Exploring interactions between force, repetition and posture on low back joint loading and intervertebral disc injury
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Low back pain (LBP) affects approximately 80% of the population at some point in their lives, with 65% of cases becoming chronic pain sufferers. Approximately 40% of LBP cases are attributed to intervertebral disc (IVD) disruption, which can be characterized by damage to the annulus fibrosus (AF) or cartilaginous endplates. Although the medical community strives to treat and rehabilitate these injuries, there is immense opportunity for primary prevention, given that most problems will continue to persist until the underlying mechanical risk factors are resolved. The most commonly accepted mechanical exposures linked to low back injury include: (i) high force demands, (ii) frequent repetition and (iii) awkward postures. However, these demands have typically been examined in isolation, and are often assumed to function independently regarding injury risk. As such our understanding of the combined effects of external task demands on internal joint loading, and their influence on fatigue injury pathways in the lumbar spine may be limited, overly simplified, and underestimate the potential risk of injury. Therefore, using a combination of both in vivo modeling of human movement and in vitro mechanical testing of porcine IVD tissue, the global purpose of this thesis was twofold: (i) explore interactions between external task demands on in vivo joint loading in the lumbar spine, and (ii) characterize the combined effects of each of these mechanical exposures on fatigue injury pathways in the IVD. In-line with these global purposes, four independent studies were conducted, each with their own focused objectives. Study I: Exploring interactions between external task demands in lifting on low back joint loads in vivo - Background: The most commonly accepted mechanical risk factors linked to low back injury include: (i) high force demands; (ii) frequent repetition; and (iii) deviated postures. However, our understanding of the interactions that exist between each of these factors on the resultant in vivo joint loads that occur in the lumbar spine during manual materials handling remains limited. Objectives: The primary objective of this study was to explore interactions between: (i) the magnitude of the external load, (ii) speed of lifting movement, and (iii) symmetry of initial load placement (i.e. posture) on estimates of in vivo joint loading at L4/L5 during simulated occupational lifting. Methods: Thirty-four participants with manual materials handling experience were recruited. Three-dimensional motion data were captured together with foot-ground contact forces and activation of six bilateral trunk muscle groups while participants performed lifts with two loads (“light” and “heavy”), at two movement speeds (“controlled” and “fast”), and using two initial load placements (“symmetric” and “asymmetric”; i.e. posture). Inverse dynamics analyses were conducted, and outputs were incorporated into a three-dimensional EMG-assisted musculoskeletal model of the lumbar spine to generate L4/L5 joint compression and shear force-time histories. Results: Significant interactions between load, speed and posture emerged in virtually every dependent measure that was used to characterize the time-varying estimates of load in the lumbar spine. Significant two-way interactions between load and speed (p = 0.0035), as well as speed and posture (p = 0.0004) were revealed in peak measures of L4/L5 compressive forces. A significant three-way interaction between load, speed and posture (p = 0.0477) was revealed in the cumulative measure of compressive loading at L4/L5 during the ascending portion of the lifting trials. A significant main effect of load (p < 0.0001) and a significant two-way interaction between speed and posture (p = 0.0384) was revealed in peak measures of peak L4/L5 anterior/posterior (AP) joint shear. Conclusions: Results from this investigation provide strong evidence that known mechanical risk factors linked to low back injury should not be viewed in isolation. Stated differently, the influence of external demands on in vivo estimates of joint loading was not additive. Therefore, future injury prevention efforts should consider the complex interactions that exist between external task demands and their combined influence on internal (musculoskeletal) joint loading. Study II: Exploring the combined effects of force, repetition and posture on injury pathways in isolated functional spinal units from sub-acute-failure magnitudes of cyclic compressive force - Background: Previous research suggests that when the magnitude of peak compressive force applied during cyclic loading exceeds 30% of a functional spinal unit’s (FSU) estimated ultimate compressive tolerance (UCT), endplate fracture will occur before intervertebral disc (IVD) herniation. However, the amount of tissue damage imposed to the IVD of “survivor” specimens from these investigations remains unknown, as this threshold has been established through the detection of fatigue injury or using radiographic measures used to track the nucleus pulposus through layers of the AF. Objectives: The primary objective of this study was to explore interactions between: (i) the magnitude of the applied compressive force, (ii) cycle rate and (iii) degree of postural deviation on known fatigue injury pathways in FSUs at sub-acute-failure magnitudes of peak compressive force. The secondary purpose was to characterize the micro-structural damage imposed to the AF in “survivor” specimens using histological staining methods. Methods: A total of 126 FSUs were initially included in the study. Three levels of peak compressive force (10, 20 and 40% of specimens’ UCT), three cycle rates (5, 10 and 30 cycles per minute) and two dynamic postural conditions (100 and 300% neutral zone range; NZ) were examined using a full-factorial design. Cyclic compressive force was applied using a modified material testing apparatus, using a time-varying waveform with synchronous flexion/extension rotation that was based on in vivo estimates of lumbar compression and spine posture during an occupation lifting task. All FSUs were cyclically loaded for 5000 cycles or until fatigue failure occurred. AF tissue from 36 “survivor” FSUs was excised for histological analysis across experimental conditions. Three tissue samples, consisting of the outermost 10 lamellae, were obtained from the anterior and posterior-lateral regions of the IVD from each specimen. To characterize the micro-structural damage in the AF, frozen tissue samples mounted in OCT compound were serially sectioned using a cryostat microtome, H&E stained and visualized with a brightfield microscope linked to a digital camera. Characteristic images of the micro-structural damage were captures at 10X. Results: Of the 123 specimens that were considered for analysis, 99 (80%) survived 5000 cycles of cyclic compressive loading. Twenty-four FSUs experienced a fatigue related injury, which could be classified into three primary injury pathways: (i) endplate fracture, (ii) avulsion of the superior endplate and (iii) fracture of the pars interarticularis. A marked difference of the magnitude of peak compressive force was noted in the Kaplan-Meier survival function of experimental conditions that induced fatigue injury in less than 5000 cycles, with a higher probability of survival at 20% UCT. Overall, in the 40% UCT load condition, the probability of survival was less than 67%. When considering the representative images across each of the 10 and 20% UCT experimental conditions, it is noteworthy that a qualitative depiction of emerging interactions could be detected. The micro-structural damage detected in excised samples of AF tissue consisted of clefts and fissures within the intra-lamellar matrix, as well as delamination within the inter-lamellar matrix. There was no consistent trend in the amount of damage that was observed between 10% and 20% UCT loading conditions. However, a moderate effect of posture was noted, with increased disruption observed in tissue samples exposed to 300% NZ postural deviation. Conclusions: Consistent with previous research, our findings support a threshold of peak compressive force of 30% UCT, where cyclic loading above this level is likely to lead to fatigue injury of the cartilaginous endplate in less than 5000 cycles of in vitro mechanical loading. However, findings from our histological analyses demonstrate that considerable IVD disruption occurred in specimens that “survived” 5000 cycles of cyclic loading at 10 and 20% UCT. Therefore, it is strongly recommended that future efforts in injury prevention consider more than just the magnitude of the applied load when evaluating risk of low back injury. Study III: Exploring interactions between force, repetition and posture on intervertebral disc height loss and bulging in isolated functional spinal units from sub-maximal cyclic compressive loading - Background: Most in vitro studies are limited in the ability to partition intervertebral disc (IVD) height loss from total specimen height loss since the net changes in the actuator position of the materials testing system used for testing simply reflect net changes to the entire osteoligamentous system of FSUs used for testing. Moreover, previous research conducted to characterize changes in IVD bulging has been limited to static compressive loading for 15 minutes or less. Objectives: To explore interactions between: (i) the magnitude of the applied compressive force, (ii) cycle rate and (ii) degree of postural deviation on IVD height loss, as well as pre/post changes in annulus fibrosus (AF) bulging in order to better understand the structural changes that occur in the IVD under cyclic loading conditions. Methods: A total of 99 porcine cervical FSUs were included in the study. Three levels of peak compressive force (10, 20 and 40% UCT), three cycle rates (5, 10 and 30 cycles per minute) and two dynamic postural conditions (100 and 300% of specimens’ neutral zone range) were examined using a full-factorial design. Compressive force was applied using a time-varying waveform based on estimates of in vivo loading using a dynamic EMG-assisted model of the lumbar spine during a floor to waist height lift, which was synchronous paired with dynamic flexion/extension. All FSUs were cyclically loaded for 5000 cycles or until fatigue failure occurred. Surface scans from the anterior aspect of the IVD were recorded in a both a neutral and flexed posture before and after the cyclic loading protocol using a 3D laser scanner. The peak anterior bulge of the AF at the midline of the IVD in the frontal plane was computed from the 3D surface profiles, pre/post testing. To facilitate the comparison of AF bulging measurements between specimens and improve the anatomical interpretation of this measure, the maximum anterior bulge perpendicular to a vector defined by the endpoints of the superior and inferior endplates has been reported. Results: A significant three-way interaction (p = 0.0092) between the magnitude of peak compressive force, cycle rate and degree of postural deviation was observed in cycle-varying specimen height loss data. However, a significant main effect of peak compressive force (p=0.0003) was observed in IVD height loss obtained from the 3D surface profiles, pre/post testing. A wide range of Pearson product-moment correlation between total specimen height loss and IVD height loss (r = -0.54 to 0.95) was observed across experimental conditions, with the relative contribution of IVD height loss to total specimen height loss, ranging from 19 to 58%. Significant main effects of postural deviation (p=0.0016) and time (p=0.0423) were observed in peak measures of AF bulging. A wide range of Pearson product-moment correlation was also observed (r = -0.44 to 0.78) between IVD height loss and IVD bulging across experimental conditions. Conclusions: This investigation provides evidence that total specimen height loss is not an accurate depiction of cycle-varying changes in the IVD across a range of in vivo scenarios that were replicated during in-vitro testing of FSUs. The magnitude of the applied compressive load was the only exposure variable that significantly influenced IVD height loss, as measured from the 3D surface profiles. Interestingly, postural deviation was the only factor that significantly affected the magnitude of peak AF anterior bulge, pre/post testing. Study IV: Exploring interactions between the magnitude of tissue stretch and cycle rate on the mechanical properties of the annulus fibrosus during cyclic, biaxial tensile loading - Background: Previous research has shown that the intervertebral disc (IVD) undergoes multidirectional tensile strain under in vivo loading conditions. In vitro testing has found that biaxial tensile testing of excised samples of AF tissue results in higher stresses at considerably lower magnitudes of strain compared to uniaxial testing methods. However, the cycle-varying changes in the mechanical properties of the AF have yet to be studied under cyclic biaxial tensile loading conditions. Objectives: The primary objective of this study was to explore interactions between: (i) the magnitude of peak tissue stretch and (ii) cycle rate on cycle-varying changes in the mechanical properties of the AF tissue during cyclic biaxial tensile loading. A secondary purpose was to examine whether the mechanical response of multilayer AF tissue samples would be different about each axis of loading or across radial locations of the IVD. Methods: Ninety-six AF tissue samples, consisting of 3-5 lamellae, were excised from two radial locations on the IVD, including: (i) the anterior and (ii) posterior-lateral regions. Each tissue sample was randomly assigned to 1 of 12 experimental conditions to examine interactions between the magnitude of peak tissue stretch and cycle rate on the mechanical properties of isolated multilayer AF tissue samples, during cyclic biaxial tensile loading. Three levels of peak biaxial tissue stretch (circumferential-axial), including: (i) 6-10%, (ii) 9-15% and (iii) 12-20% and two cycle rates (5 and 10 cycles per minute) were examined using a full factorial design. Biaxial tensile load was applied in displacement control using a BioTester tensile loading apparatus in a temperature (29° C ± 1) and humidity (90% ± 5) controlled local testing environment. Top-down digital images of the tissue’s surface were captured during both the stretch portion of cycles 1, 10 and 100 using an overhead CCD camera. Results: A significant three-way interaction between the radial location on the IVD, magnitude of tissue stretch and cycle rate (p = 0.0053) and a significant two-way interaction between the axis of loading and magnitude of tissue stretch (p < 0.0001) was observed in measures of peak tensile stress. Similarly, significant two-way interactions were observed in the S-S moduli between: (i) magnitude of tissue stretch and cycle rate (p = 0.0004), as well as (ii) magnitude of tissue stretch and axis of loading (p < 0.0001). Significant two-way interactions between: (i) the magnitude of tissue stretch and axis of tensile loading (p < 0.0001), (ii) cycle rate and axis of tensile loading (p = 0.0174) and (iii) transverse location of the IVD and cycle rate (p = 0.0005) were observed in cycle-varying measures of peak surface strains that were calculated using a virtual gauge region defined on the surface of each tissue sample. Conclusion: Results from this study emphasize the cycle-varying tensile stress response of the AF, which changed across loading axis and region of the IVD. However, it is interesting that no significant changes were observed in S-S moduli after 100 cycles of cyclic biaxial tensile loading. These findings provide novel insight into the cycle-varying stress-relaxation that occurs in multilayer samples of AF tissue, which may be linked to the known mechanism of IVD tissue failure (i.e. development of fissures and clefts) under chronic loading conditions. Global Summary - Collectively, the findings from this thesis indicate the combined effects of magnitude of the applied load, cycle rate (which inevitably affects movement speed) and postural deviation interact to modulate both the resultant load in the lumbar spine (in vivo), as well as the mechanical response (and resultant injury pathways) of the intervertebral disc under cyclic loading conditions. Stated differently, the influence of force repetition and posture on estimates of low back joint loading and intervertebral disc injury were not simply additive. Future injury prevention efforts need to consider the complex interactions that exist between mechanical risk factors that have been linked to musculoskeletal injury.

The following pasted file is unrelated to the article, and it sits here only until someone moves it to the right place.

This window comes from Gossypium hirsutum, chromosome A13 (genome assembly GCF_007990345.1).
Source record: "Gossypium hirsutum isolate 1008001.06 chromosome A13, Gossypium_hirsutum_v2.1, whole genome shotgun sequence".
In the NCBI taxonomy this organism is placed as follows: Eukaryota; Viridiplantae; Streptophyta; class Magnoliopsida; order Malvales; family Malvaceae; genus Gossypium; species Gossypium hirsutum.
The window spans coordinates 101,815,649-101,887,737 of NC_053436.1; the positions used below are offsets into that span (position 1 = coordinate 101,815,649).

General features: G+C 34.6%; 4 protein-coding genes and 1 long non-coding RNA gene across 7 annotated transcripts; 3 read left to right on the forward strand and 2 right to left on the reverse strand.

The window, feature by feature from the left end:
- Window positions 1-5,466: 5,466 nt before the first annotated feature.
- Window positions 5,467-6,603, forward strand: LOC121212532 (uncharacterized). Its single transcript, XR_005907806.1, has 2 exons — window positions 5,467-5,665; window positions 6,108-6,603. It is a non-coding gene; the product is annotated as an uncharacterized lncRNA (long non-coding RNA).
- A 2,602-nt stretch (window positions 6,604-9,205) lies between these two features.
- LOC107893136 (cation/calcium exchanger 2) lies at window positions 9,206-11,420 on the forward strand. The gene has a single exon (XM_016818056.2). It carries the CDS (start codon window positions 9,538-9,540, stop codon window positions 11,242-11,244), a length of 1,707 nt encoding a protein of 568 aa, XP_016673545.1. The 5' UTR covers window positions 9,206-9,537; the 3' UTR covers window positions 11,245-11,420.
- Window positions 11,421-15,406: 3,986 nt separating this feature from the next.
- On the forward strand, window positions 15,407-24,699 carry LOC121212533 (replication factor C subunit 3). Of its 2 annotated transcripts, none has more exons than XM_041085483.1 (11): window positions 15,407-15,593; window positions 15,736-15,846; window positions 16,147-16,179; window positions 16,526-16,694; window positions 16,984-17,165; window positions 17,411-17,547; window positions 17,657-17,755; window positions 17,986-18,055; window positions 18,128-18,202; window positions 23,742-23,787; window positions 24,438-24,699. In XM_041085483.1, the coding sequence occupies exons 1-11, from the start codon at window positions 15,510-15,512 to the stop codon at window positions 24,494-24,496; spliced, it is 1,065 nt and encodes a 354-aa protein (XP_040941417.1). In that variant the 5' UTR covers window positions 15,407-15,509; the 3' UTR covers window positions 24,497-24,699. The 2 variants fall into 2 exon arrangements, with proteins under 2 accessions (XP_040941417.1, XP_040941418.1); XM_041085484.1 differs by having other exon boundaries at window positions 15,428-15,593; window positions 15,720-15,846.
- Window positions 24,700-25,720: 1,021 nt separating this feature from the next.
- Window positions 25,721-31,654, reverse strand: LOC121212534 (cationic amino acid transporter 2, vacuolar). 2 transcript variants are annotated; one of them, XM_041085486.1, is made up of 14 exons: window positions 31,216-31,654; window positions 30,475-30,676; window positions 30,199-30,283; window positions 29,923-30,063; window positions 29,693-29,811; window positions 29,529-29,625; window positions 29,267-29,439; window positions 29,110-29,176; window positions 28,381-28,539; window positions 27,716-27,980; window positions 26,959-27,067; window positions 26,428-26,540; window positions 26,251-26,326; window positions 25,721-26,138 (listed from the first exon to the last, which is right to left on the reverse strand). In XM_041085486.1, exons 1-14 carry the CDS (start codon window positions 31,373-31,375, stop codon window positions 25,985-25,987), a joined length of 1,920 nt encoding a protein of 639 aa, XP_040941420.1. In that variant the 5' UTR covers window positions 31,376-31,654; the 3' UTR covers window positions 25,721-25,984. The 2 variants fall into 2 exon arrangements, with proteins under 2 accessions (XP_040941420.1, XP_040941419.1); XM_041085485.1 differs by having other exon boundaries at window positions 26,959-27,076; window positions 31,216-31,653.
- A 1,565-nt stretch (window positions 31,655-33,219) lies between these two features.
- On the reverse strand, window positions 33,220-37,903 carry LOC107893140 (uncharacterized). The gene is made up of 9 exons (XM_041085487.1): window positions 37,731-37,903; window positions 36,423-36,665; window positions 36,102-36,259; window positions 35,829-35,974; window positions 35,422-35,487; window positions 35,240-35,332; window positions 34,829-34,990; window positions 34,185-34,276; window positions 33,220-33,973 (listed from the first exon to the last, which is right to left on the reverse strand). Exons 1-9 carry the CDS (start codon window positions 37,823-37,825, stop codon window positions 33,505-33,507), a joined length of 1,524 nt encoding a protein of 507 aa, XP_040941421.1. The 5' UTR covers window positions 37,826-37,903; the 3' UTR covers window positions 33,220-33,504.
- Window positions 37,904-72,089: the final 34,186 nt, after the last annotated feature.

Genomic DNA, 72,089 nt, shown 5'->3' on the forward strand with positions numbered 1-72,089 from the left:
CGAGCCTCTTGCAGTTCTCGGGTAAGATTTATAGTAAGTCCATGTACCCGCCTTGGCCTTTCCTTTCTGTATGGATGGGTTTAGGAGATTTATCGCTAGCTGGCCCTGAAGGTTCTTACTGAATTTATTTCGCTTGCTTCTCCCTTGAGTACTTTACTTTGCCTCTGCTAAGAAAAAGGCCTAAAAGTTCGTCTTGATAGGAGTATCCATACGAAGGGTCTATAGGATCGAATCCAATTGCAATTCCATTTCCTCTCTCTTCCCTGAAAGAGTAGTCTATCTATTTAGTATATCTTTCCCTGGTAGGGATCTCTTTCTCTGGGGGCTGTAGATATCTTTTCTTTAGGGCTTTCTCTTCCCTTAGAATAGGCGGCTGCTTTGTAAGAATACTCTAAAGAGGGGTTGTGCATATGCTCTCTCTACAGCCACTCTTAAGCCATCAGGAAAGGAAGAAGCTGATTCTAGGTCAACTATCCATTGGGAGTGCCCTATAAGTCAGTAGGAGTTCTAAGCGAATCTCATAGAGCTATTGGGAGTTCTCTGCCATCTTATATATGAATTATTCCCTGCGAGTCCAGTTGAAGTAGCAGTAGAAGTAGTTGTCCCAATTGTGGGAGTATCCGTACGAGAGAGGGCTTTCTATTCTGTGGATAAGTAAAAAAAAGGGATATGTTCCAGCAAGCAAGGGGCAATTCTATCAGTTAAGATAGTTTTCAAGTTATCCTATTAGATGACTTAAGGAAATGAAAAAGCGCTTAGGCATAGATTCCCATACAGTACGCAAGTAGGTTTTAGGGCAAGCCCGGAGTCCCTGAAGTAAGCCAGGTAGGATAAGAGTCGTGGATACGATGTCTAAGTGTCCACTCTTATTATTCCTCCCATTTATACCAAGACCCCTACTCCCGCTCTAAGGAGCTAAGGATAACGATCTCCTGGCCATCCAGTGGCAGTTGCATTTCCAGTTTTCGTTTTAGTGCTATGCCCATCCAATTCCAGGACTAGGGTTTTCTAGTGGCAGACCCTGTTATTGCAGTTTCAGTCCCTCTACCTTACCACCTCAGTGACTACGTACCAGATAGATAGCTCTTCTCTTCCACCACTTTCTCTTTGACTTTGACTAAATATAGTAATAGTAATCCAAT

Cite this work
Chad Edward Gooyers (2014). Exploring interactions between force, repetition and posture on low back joint loading and intervertebral disc injury. UWSpace. http://hdl.handle.net/10012/8707